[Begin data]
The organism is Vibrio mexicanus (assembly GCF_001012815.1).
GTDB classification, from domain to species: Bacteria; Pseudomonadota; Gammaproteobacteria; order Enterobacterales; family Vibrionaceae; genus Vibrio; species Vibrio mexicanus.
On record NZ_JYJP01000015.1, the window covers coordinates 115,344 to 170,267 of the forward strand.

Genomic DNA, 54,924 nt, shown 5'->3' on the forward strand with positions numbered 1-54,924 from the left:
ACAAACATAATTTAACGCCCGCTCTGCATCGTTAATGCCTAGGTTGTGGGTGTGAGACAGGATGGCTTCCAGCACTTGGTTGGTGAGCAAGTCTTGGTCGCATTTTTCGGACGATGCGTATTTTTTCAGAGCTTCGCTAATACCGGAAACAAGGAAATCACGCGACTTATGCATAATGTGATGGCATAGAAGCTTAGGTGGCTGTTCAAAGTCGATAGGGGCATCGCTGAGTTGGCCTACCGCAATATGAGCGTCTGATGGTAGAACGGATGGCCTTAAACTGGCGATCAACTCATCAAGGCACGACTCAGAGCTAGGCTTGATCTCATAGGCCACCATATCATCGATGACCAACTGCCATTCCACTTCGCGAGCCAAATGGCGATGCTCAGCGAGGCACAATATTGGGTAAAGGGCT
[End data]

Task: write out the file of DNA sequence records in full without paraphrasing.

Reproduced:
The organism is Vibrio mexicanus (assembly GCF_001012815.1).
GTDB classification, from domain to species: Bacteria; Pseudomonadota; Gammaproteobacteria; order Enterobacterales; family Vibrionaceae; genus Vibrio; species Vibrio mexicanus.
On record NZ_JYJP01000015.1, the window covers coordinates 115,344 to 170,267 of the forward strand.

Genomic DNA, 54,924 nt, shown 5'->3' on the forward strand with positions numbered 1-54,924 from the left:
ACAAACATAATTTAACGCCCGCTCTGCATCGTTAATGCCTAGGTTGTGGGTGTGAGACAGGATGGCTTCCAGCACTTGGTTGGTGAGCAAGTCTTGGTCGCATTTTTCGGACGATGCGTATTTTTTCAGAGCTTCGCTAATACCGGAAACAAGGAAATCACGCGACTTATGCATAATGTGATGGCATAGAAGCTTAGGTGGCTGTTCAAAGTCGATAGGGGCATCGCTGAGTTGGCCTACCGCAATATGAGCGTCTGATGGTAGAACGGATGGCCTTAAACTGGCGATCAACTCATCAAGGCACGACTCAGAGCTAGGCTTGATCTCATAGGCCACCATATCATCGATGACCAACTGCCATTCCACTTCGCGAGCCAAATGGCGATGCTCAGCGAGGCACAATATTGGGTAAAGGGCT